Ingredients to make the simple oobleck recipe:

  • 2 cups cornstarch
  • 1 cup water
  • Food coloring or approx. 3 Tbsp. of tempera paint (optional) – use the amount you desire based on how much color you want the Oobleck to have – less is lighter, more is darker. 


  1. Initially mix the cornstarch, water and food coloring or tempera paint in bowl with a spoon.
  2. Next, get your hands in it and begin mixing and scrunching together. Add more cornstarch or water as needed. Note: You may need to use more cornstarch at higher altitudes. The right consistency is when it reaches the feel of honey, but will rip as you pull your fingers across the surface. 
  3. Place the Oobleck in a play tray or in a bin for kids to explore. Hint: You can use a plastic shower curtain or plastic tablecloth underneath it to make clean up a little bit easier. 
  4. To store the Oobleck, use a container that has a good closing lid. When using the Oobleck again, if the cornstarch and water have separated just squish and mix together again. 

This is important – safety always comes first! Adults should always supervise children using Oobleck to prevent accidental ingestion and keep the little ones safe while playing. 

Oobleck Recipes

You can also change the oobleck recipe a bit with an alternative to cornstarch. For even more sensory fun, explore alternative Oobleck recipes that target scents, sounds, textures, or colors.

Oobleck recipe with baby powder:

  • 1 cup water
  • 2 cups baby powder

Oobleck recipe with baking soda:

  • ½ cup baking soda
  • ½ cup water

Note: A little extra stirring with this recipe is required to thoroughly mix it together.

Oobleck recipe with chocolate:

  • ¼ cup cocoa
  • 2 cups cornstarch
  • 1 cup plus 2 Tbsp. water

Oobleck recipe with Kool-Aid:

  • 3 cups of water
  • 9 cups of cornstarch 
  • 2 packages of Kool-Aid 
  • food coloring (if a more vibrant color is desired)

Oobleck Recipe with lemonade:

  • 1 cup of cornstarch
  • 1/2 cup of water
  • 2 Tbsp. of powdered lemonade mix

Jello Oobleck Recipe:

  • 1 cup of water
  • 2 cups of cornstarch
  • 1 packet of Jell-O (your choice of the color and/or flavor)

Oobleck recipe with tapioca:

  • 2 ¼ cups of tapioca flour
  • 1 cup of water

Oobleck Activities

Make the Oobleck recipe of your choice and then think about the following senses to add a unique sensory addition to create oobleck activities that also build skills.

  • Tactile- You can also add in different materials to make the oobleck more interesting and to vary the sensory experience. Make it more tactilely interesting by adding either sand, glitter, or sequins as the sensory add-ins can add a unique feel to your Oobleck mixture.

You can also let the kiddos experiment with creating their own fun and unique tactile Oobleck – just make everything available and let them go! 

  • Visual- Make the Oobleck more visually appealing by adding colorful items or change the color of the Oobleck with a glow-in-the dark pigment, food coloring, glittery craft beads, confetti, gems, or sequins. Again, let the kiddos experiment with colorful items that make the Oobleck more visually engaging to them. 
  • Auditory- Boost the sound experience during Oobleck play by using various objects that create sound when interacting with Oobleck such as bells, plastic necklaces, sound-producing objects inside plastic eggs, squeaky toys, and musical instrument toys. By integrating these fun sound elements, it will add a multisensory experience coupled with any other sensory element you have chosen, be it texture, visual, or olfactory.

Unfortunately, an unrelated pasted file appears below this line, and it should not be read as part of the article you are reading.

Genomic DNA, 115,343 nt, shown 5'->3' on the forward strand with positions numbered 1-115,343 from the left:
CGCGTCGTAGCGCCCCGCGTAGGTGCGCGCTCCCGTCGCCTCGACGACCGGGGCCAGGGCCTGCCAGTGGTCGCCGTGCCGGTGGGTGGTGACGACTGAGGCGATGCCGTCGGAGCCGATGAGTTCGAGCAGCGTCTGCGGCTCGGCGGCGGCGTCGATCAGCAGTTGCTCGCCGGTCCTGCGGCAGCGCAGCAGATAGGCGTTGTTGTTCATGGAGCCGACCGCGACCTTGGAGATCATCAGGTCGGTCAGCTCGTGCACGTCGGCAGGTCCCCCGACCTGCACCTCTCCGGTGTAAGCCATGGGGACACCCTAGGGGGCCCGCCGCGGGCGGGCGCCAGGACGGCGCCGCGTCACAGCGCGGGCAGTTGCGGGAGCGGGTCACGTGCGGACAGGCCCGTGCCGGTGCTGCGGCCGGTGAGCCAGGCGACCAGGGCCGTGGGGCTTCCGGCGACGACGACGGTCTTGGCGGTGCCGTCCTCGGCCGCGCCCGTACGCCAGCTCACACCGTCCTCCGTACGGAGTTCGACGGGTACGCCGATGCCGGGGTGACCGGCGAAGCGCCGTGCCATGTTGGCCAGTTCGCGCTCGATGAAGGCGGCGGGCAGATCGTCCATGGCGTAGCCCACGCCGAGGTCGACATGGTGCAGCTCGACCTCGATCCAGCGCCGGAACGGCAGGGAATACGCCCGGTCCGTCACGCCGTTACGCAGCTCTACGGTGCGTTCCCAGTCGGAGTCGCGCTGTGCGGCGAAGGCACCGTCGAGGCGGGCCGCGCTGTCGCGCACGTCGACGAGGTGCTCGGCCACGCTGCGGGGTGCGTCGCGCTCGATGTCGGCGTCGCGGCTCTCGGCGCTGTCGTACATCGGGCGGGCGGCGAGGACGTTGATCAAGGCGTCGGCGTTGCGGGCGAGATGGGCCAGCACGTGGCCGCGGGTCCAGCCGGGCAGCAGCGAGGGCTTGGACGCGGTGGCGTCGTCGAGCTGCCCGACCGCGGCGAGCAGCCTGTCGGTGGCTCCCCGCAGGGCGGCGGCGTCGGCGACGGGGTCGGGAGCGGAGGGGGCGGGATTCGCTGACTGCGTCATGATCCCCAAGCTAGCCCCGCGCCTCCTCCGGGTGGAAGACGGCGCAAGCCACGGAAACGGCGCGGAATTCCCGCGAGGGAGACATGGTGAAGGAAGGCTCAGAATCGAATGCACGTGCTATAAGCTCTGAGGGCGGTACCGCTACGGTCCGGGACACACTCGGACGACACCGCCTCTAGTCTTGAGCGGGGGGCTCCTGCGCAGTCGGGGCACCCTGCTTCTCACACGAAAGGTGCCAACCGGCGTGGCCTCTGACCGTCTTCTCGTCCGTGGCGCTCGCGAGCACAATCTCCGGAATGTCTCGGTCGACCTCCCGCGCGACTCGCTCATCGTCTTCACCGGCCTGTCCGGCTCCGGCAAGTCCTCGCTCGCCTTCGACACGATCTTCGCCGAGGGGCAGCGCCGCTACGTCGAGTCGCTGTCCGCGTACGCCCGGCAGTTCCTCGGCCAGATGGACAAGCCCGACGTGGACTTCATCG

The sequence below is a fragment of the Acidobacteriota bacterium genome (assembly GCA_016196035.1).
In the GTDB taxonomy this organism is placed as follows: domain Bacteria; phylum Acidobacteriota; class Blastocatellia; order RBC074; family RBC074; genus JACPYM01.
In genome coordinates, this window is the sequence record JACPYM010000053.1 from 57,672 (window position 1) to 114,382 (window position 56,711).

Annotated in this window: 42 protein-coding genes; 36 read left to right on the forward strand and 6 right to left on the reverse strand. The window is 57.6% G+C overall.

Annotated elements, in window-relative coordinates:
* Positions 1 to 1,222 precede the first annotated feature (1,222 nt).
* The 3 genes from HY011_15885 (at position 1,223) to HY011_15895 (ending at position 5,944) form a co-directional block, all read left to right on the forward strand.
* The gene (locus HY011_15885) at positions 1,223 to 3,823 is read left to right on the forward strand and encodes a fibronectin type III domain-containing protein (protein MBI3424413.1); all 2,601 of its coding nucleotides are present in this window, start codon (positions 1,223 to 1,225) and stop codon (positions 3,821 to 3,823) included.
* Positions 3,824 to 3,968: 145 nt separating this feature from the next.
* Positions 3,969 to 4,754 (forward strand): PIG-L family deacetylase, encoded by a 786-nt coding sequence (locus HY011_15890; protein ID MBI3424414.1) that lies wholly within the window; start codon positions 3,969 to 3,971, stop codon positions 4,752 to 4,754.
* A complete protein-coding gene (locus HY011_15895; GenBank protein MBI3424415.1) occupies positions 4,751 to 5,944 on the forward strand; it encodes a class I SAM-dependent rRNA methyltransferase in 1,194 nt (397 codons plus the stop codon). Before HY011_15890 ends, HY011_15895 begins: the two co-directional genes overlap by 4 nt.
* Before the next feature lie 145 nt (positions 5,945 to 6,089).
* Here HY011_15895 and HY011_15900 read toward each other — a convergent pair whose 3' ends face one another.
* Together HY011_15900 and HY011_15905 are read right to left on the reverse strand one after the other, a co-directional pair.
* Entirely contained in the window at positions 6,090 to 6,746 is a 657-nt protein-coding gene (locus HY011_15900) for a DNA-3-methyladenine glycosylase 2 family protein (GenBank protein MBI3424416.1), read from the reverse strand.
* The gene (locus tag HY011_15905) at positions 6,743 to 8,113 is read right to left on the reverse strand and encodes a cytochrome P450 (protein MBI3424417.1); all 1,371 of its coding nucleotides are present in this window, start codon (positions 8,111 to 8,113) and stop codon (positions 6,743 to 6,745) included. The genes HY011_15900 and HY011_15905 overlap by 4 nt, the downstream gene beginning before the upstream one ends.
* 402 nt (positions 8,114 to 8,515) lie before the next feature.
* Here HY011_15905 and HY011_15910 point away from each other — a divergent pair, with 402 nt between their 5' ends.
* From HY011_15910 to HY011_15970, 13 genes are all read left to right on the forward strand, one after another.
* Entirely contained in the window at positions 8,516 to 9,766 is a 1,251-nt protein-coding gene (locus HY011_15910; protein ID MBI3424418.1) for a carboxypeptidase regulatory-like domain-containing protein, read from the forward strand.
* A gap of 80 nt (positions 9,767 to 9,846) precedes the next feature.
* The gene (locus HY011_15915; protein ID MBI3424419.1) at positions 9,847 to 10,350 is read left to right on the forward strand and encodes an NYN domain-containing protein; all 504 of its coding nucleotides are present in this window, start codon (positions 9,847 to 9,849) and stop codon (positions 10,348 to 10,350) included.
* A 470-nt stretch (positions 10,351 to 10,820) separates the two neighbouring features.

• Olfactory- Enhance the Oobleck sensory experience by adding a few drops of scented essential oils such peppermint, lavender, mint, citrus, or cinnamon. It will create a delightful aroma as children play with it and considering a scent to match the season can provide a festive approach.
  • Movement- Give the Oobleck exciting and dynamic movement by adding the use of scoops, containers, or washable toys. You can also add some kitchen tools like spoons, strainers, forks, cookie cutters, a whisk or a potato masher.

Oobleck Activities for Therapy

There are many sensory benefits of oobleck, and some of those include targeting goal areas:

One way to work on these skills is by using plastic gloves on the hands. Grade the activity by cutting out just the fingertips of the gloves. Then, work on touching the oobleck with just a fingertip.

Another oobleck activity to target sensory motor skills is with goop painting. We created a thinner oobleck consistency and painted with the messy material.

You can foster fine motor and visual motor skills by using mixing utensils or paintbrushes to mix the oobleck. We created a flour oobleck recipe and used paint brushes to combine the colors for sensory painting and creative painting fun.

Utensil use- For those who have goals to improve independence with utensil use, you can incorporate a spoon to scoop and stir the materials.

Oobleck Activities for each season

The use of Oobleck during therapy and at home is abundant and included below are some fun and creative ideas for Oobleck recipes or designs for each holiday and season to help give you a little bit of inspiration and motivation to create your own version of Oobleck fun!

Pair these oobleck activities with therapy themes for skill-building.

*Just remember that adding other elements to Oobleck may change the recipe amounts and you may need to adjust the amount of cornstarch and water accordingly to maintain the consistency that you desire for play. 

Oobleck Tips

Caring for your Oobleck and knowing when it’s time to part ways and be tossed out is important. Here are some key points to consider: 

  1. To clean up Oobleck, warm water works wonders, but be cautious about letting excessive amounts go down the sink drain, as it can potentially clog your pipes.
  2. The easiest way to cleanup is to let Oobleck dry out, which transforms it into a powder that can be safely tossed into the trash. 
  3. Emphasize always having clean hands when playing with Oobleck, and for added safety, check it before each play session to ensure there is no sign of mold growing. 
  4. While you can store Oobleck in the fridge and freezer, remember not to store in the refrigerator for more than one week or in the freezer for longer than 3 months.